Tim Burton’s steady decline continues in dramatic fashion.
Fair warning to whomever reads this: I’m not a happy camper, so lots of complaining is forthcoming. I did not like this movie. Not one bit. I don’t know if it’s because I hold fond memories of the original Dumbo (1941), or because every single second of this new live-action Dumbo (2019) is a contrived, boring, predictable mess, from the opening scene of a CGI train chugging across the southern U.S. to the inevitable happy ending where everything is bright and sunny in Disneyland.
This new Dumbo takes place in 1919, where a travelling carnival led by Max Medici (Danny DeVito) is delighted to welcome a newborn elephant into its troupe. But wait, how can this be? His ears – they’re huge and disgusting! The crowds laugh and hurl peanuts at him. The only people who care for him are Milly and Joe (a perpetually sullen Nico Parker, and Finley Hobbins). They are the children of Holt Farrier (Colin Farrell), who was once the carnival’s star attraction before the Great War removed one of his arms.
Milly? Joe? Holt? Who the heck are these people? – you ask. Fair question. The original Dumbo was all about Dumbo and his mouse friend Timothy. The humans were ornamental figures who barely spoke. This remake envisions a story where the humans are front and centre, and Dumbo is a kind of supporting superstar. Naturally, the entire cast is brand new. This might’ve worked if Ehren Kruger, responsible for the screenplay, had devised a story that was as imaginative and challenging as the original. Alas, it’s another dusty tale of the humble family business taken over by the ruthless tycoon.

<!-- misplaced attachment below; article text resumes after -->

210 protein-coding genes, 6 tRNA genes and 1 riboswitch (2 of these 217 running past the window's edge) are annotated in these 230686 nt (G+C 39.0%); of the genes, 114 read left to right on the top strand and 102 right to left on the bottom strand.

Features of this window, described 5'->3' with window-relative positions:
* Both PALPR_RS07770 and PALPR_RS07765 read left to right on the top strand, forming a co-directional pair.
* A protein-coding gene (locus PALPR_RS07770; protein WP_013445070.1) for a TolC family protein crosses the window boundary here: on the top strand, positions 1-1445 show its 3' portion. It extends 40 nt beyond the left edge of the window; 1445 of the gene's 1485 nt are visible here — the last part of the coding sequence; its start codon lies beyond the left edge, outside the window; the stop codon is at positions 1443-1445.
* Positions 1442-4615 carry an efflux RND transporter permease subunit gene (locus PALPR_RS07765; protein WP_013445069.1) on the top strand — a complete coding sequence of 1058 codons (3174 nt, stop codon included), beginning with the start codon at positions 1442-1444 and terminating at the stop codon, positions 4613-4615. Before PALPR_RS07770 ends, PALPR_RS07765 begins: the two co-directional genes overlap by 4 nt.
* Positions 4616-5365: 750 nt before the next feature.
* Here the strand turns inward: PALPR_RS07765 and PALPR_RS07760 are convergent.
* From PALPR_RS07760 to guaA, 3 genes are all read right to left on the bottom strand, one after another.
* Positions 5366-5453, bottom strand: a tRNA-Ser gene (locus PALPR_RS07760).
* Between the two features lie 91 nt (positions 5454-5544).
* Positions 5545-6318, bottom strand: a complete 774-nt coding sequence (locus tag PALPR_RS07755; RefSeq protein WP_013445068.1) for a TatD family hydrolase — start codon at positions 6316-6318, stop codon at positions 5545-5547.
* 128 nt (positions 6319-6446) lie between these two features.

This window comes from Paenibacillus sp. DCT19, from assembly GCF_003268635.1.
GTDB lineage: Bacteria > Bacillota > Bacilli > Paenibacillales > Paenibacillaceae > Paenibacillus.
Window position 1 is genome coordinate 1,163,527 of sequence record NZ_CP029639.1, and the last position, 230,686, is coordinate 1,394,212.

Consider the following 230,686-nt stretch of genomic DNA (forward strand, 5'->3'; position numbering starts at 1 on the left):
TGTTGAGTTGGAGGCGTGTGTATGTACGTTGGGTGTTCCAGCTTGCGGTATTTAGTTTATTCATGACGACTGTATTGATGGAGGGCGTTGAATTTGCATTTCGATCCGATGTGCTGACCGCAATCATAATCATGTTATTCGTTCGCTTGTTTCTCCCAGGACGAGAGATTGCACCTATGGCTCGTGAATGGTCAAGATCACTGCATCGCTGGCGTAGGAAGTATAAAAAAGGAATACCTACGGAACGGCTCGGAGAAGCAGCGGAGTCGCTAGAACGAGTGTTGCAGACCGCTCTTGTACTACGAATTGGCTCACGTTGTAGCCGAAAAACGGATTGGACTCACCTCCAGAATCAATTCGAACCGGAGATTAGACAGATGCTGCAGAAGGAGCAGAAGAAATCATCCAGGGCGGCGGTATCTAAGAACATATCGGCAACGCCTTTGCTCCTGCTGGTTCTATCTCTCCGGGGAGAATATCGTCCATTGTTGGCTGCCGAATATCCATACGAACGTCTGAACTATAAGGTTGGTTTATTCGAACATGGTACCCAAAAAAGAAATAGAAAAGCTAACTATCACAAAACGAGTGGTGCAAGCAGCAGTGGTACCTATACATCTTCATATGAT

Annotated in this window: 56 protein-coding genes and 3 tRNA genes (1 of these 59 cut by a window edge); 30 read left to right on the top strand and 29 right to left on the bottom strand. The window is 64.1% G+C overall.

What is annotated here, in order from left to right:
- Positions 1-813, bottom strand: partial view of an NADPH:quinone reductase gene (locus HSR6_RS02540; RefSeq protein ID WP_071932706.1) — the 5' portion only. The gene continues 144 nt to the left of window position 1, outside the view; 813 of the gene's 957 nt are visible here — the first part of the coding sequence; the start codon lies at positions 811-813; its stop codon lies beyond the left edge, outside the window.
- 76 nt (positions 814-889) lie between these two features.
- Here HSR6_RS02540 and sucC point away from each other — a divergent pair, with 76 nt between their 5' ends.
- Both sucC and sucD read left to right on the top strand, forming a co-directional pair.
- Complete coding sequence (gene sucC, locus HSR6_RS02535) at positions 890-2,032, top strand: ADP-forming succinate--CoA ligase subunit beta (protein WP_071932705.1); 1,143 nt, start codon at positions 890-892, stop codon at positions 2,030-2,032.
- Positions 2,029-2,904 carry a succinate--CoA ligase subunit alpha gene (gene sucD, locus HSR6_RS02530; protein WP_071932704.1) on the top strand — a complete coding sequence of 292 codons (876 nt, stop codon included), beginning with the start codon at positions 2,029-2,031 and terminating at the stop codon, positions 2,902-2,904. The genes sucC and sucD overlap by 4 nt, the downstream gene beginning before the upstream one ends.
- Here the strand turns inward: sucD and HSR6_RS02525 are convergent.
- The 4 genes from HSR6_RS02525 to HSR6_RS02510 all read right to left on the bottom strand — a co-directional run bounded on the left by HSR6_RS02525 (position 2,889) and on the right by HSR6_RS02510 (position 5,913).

The tycoon this time is Vandevere, played by Michael Keaton in one of Keaton’s most bewildering and dangerously absurd performances. Vandevere, who runs an impossibly modern circus complex, hears of the infamous flying pachyderm and offers to merge Max’s troupe with his own. Max has obviously never seen a movie in his life so can’t possibly imagine that Vandevere means to swindle him. Meanwhile, you might’ve realised how little of Dumbo the Elephant I am mentioning. That is because Dumbo doesn’t do anything worth mentioning, except fall from great heights before swooping up at the last second.
Couldn’t Kruger have thought of anything more original for these characters to do? Couldn’t the director, Tim Burton, have allowed them to behave convincingly, to make decisions that surprise and enchant? Everyone is a marionette, hoisted by strings, controlled by the devices of the plot, yanked this way and that. Everything they do is a mechanical step toward a robotic conclusion. If you don’t think that’s sad, just remember how the best Disney movies continue to move us in ways we thought we had forgotten. Next to them, Dumbo is, for lack of a more sophisticated description, dumb.
Dumbo is available in Australian cinemas from March 28
Image courtesy of Walt Disney Studios Motion Pictures